The long-term objective of this work is to develop effective treatments for the common sporadic form of Parkinson's disease (PD) by elucidating pathogenic mechanisms, thereby facilitating identification of neuroprotective interventions. PD is characterized by degeneration of groups of neurons in the central, autonomic and enteric nervous systems with formation of eosinophilic intracellular inclusion, Lewy bodies, in surviving neurons; the prominent motor symptoms of PD are attributable to severe loss of substantia nigra dopaminergic neurons. Convergent genetic, biochemical and pathological evidence implicates (i) alpha-synuclein, a presynaptic protein and a major component of Lewy bodies, and (ii) abnormalities of mitochondrial function, oxidative stress and resulting oxidative damage, in pathogenesis. In preliminary studies, we showed that these factors are mechanistically interdependent. Chronic exposure of rats to rotenone, a pesticide that is epidemiologically linked to PD, causes systemic mitochondrial complex I inhibition, resulting in specific neuropathology closely resembling PD (including alpha-synuclein aggregate formation). Abrogation of alpha-synuclein gene expression in the substantia nigra of rats prevented neurodegeneration, demonstrating that the PD-like neuropathology resulting from this etiologically-relevant environmental trigger is dependent on endogenous alpha-synuclein. Interactions between alpha-synuclein and mitochondria have been suggested previously, but the mechanisms whereby alpha-synuclein is necessary for susceptibility of dopamine neurons to etiologically-relevant mitochondrial toxins in vivo are not known. In order to address this question, we will employ a range of innovative models and tools, including: viral vectors that abrogate SNCA expression in vivo; transgenic zebrafish models in which neurodegeneration triggered by mitochondrial toxins is dependent on human alpha-synuclein; and novel transgenic zebrafish lines that express fluorescent reporters, allowing detection of dynamic changes in reactive oxygen species, glutathione oxidation, ATP levels, and mitochondrial fission, fusion and transport, in live dopamine neurons in vivo. Using these unique tools, we will determine how alpha- synuclein affects ROS production and oxidative stress (aim 1), cellular respiration and bioenergetics (aim 2) and mitochondrial dynamics (aim 3) following exposure to mitochondrial toxins implicated in PD pathogenesis, in mammalian and zebrafish dopamine neurons in vivo.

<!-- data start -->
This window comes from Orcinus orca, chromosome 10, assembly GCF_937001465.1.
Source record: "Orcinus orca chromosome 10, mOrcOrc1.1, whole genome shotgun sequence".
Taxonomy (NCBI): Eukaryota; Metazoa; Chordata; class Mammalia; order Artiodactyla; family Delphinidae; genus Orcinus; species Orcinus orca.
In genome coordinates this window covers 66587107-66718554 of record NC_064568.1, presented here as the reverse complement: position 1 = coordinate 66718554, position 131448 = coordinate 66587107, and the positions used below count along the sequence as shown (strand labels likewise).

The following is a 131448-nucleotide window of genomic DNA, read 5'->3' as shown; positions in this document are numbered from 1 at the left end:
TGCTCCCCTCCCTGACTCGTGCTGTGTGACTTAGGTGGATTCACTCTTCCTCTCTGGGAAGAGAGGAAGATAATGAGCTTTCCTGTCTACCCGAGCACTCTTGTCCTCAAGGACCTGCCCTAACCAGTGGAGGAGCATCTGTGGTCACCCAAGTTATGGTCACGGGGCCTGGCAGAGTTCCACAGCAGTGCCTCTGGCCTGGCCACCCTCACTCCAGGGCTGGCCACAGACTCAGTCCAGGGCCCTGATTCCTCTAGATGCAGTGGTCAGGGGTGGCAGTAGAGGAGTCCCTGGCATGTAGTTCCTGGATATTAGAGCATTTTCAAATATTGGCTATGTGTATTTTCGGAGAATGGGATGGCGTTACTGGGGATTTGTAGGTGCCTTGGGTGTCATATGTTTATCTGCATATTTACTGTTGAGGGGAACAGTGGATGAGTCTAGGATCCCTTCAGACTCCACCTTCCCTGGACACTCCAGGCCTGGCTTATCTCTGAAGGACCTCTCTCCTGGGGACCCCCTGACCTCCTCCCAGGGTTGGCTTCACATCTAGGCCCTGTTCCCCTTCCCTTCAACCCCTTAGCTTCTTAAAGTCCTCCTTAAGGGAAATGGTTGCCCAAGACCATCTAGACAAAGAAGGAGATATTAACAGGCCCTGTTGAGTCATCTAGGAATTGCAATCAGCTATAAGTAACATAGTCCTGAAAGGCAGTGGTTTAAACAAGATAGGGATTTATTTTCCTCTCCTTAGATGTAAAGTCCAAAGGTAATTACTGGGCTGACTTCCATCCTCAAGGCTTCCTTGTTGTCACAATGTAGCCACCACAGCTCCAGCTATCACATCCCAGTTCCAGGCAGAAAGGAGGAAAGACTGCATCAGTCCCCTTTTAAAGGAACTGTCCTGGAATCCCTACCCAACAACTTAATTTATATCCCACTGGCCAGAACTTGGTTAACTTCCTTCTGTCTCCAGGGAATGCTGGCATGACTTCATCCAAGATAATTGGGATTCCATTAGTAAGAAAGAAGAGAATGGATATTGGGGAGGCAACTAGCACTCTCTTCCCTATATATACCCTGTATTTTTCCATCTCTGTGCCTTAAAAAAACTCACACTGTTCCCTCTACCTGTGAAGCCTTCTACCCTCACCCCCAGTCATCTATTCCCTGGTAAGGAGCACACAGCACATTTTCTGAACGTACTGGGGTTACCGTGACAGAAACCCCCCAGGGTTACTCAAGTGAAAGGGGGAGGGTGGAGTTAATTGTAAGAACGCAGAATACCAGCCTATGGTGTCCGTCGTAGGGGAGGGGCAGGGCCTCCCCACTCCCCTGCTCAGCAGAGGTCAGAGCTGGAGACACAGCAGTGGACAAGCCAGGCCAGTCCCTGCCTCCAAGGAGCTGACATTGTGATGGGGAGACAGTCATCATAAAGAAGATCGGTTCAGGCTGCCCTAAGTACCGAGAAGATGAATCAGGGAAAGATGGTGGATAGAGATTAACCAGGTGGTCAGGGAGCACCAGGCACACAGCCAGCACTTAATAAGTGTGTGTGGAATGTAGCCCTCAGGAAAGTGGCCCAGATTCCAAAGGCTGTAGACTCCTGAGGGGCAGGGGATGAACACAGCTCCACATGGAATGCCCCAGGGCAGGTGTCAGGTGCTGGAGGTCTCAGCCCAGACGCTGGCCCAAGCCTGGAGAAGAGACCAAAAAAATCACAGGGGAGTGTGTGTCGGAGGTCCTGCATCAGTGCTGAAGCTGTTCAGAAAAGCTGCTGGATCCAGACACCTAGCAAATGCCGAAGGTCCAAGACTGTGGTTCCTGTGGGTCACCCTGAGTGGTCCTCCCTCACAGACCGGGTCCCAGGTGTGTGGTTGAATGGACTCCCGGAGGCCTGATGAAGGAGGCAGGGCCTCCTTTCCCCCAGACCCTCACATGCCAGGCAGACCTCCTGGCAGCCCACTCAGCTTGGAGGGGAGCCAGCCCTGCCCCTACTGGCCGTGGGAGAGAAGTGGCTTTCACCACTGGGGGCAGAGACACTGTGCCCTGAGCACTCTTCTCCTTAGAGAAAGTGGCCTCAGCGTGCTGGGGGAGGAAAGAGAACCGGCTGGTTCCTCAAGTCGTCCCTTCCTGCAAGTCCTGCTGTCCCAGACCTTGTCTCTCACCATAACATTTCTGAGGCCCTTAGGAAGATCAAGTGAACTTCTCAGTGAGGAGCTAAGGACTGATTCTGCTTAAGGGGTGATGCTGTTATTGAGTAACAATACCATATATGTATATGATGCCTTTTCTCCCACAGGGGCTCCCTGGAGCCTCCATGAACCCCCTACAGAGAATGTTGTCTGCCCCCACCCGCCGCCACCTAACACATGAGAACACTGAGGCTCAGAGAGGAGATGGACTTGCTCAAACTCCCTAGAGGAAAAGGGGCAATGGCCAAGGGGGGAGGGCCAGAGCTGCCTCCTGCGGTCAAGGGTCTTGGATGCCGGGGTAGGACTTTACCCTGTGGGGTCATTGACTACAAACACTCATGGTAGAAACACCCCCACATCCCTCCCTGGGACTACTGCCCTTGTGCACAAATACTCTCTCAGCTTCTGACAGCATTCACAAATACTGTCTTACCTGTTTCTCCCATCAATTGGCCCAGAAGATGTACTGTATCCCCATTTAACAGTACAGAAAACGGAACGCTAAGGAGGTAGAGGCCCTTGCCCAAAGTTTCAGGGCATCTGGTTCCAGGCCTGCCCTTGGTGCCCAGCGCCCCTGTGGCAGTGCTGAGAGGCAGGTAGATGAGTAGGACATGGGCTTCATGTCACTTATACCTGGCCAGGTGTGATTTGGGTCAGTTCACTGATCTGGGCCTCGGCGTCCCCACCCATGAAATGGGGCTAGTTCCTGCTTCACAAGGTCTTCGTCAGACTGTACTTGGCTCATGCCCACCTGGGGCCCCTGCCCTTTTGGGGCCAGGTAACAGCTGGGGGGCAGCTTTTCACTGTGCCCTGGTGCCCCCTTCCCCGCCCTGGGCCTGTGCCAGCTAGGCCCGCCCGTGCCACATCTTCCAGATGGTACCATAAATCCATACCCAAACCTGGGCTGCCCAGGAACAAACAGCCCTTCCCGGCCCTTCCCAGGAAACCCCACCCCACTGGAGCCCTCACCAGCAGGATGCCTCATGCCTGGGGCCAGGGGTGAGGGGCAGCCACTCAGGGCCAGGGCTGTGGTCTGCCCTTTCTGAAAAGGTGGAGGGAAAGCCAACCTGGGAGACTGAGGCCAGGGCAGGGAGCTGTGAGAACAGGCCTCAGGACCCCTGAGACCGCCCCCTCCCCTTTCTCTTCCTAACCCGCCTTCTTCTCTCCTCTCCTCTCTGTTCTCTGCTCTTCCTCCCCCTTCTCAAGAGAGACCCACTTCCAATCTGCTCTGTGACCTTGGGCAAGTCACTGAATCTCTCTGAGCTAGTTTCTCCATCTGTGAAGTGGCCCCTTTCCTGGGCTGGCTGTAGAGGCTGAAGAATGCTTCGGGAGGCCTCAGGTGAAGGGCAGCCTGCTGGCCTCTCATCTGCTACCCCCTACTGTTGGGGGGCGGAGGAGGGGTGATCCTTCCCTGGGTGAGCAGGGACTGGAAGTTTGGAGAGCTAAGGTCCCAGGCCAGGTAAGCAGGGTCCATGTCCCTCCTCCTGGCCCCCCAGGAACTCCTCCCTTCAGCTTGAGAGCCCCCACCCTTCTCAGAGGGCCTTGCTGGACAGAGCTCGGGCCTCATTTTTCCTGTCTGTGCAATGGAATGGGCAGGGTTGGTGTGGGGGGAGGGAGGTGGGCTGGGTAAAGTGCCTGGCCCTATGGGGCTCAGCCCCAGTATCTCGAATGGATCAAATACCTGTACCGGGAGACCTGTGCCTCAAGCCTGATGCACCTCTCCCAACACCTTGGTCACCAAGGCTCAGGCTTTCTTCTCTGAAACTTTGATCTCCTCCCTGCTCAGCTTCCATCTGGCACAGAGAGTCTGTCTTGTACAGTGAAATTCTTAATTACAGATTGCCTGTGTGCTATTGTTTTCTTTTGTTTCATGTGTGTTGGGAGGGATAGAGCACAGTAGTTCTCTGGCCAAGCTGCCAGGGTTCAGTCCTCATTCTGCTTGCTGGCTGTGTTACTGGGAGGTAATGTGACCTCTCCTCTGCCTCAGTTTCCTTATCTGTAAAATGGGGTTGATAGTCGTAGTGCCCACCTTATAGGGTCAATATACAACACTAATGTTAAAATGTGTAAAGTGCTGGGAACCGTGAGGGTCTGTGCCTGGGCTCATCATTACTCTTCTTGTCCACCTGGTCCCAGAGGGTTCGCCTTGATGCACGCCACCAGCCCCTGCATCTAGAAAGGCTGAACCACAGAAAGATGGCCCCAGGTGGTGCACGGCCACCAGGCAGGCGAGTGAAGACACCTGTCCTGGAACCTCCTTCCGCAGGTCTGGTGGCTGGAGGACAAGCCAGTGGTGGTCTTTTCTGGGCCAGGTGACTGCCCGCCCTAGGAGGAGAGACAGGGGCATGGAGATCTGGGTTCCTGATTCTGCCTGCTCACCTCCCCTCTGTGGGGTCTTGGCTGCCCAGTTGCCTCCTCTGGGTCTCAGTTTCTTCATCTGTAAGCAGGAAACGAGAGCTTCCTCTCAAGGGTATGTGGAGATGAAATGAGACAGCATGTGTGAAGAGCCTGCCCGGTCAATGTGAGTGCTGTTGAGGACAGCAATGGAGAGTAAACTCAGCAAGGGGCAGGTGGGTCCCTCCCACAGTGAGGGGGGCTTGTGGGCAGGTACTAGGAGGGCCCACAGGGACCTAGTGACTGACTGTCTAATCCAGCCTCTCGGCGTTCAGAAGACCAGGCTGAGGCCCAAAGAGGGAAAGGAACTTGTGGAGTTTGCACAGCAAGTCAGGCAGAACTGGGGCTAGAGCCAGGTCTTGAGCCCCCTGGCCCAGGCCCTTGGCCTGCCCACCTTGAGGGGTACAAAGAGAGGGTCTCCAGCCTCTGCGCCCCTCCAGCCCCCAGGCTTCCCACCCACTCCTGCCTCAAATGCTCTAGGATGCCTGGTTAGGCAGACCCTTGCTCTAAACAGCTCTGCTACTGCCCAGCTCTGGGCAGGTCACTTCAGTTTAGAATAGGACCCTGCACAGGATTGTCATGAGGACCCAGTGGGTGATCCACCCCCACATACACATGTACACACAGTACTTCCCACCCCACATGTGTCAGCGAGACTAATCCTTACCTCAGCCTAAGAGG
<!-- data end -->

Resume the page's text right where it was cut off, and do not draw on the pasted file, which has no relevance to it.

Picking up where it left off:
In aim 4, we will exploit automated behavioral measurements in zebrafish larvae housed in 96-well plates to discover small molecule modifiers of alpha-synuclein-dependent toxicity of mitochondrial inhibitors in dopamine neurons. These data will elucidate the mechanisms underlying alpha-synuclein-dependent degeneration of dopamine neurons in response to mitochondrial toxins implicated in PD pathogenesis. The unique array of model systems and the team of investigators will enable us to understand the mechanistic link between the two most prominent pathological abnormalities in sporadic PD and thereby address a critical roadblock in the development of PD therapeutics.
Parkinson's disease (PD) affects more than 1 million Americans; no current treatments prevent disease progression, and patients become increasingly disabled over time. In this project, we will determine how two of the factors thought important in causing PD - accumulation of a protein called alpha-synuclein and abnormalities of cellular components called mitochondria - interact to make nerve cells become sick and eventually die. We will use a series of unique models to understand this interaction in living nerve cells and to identify new targets for drug treatments.
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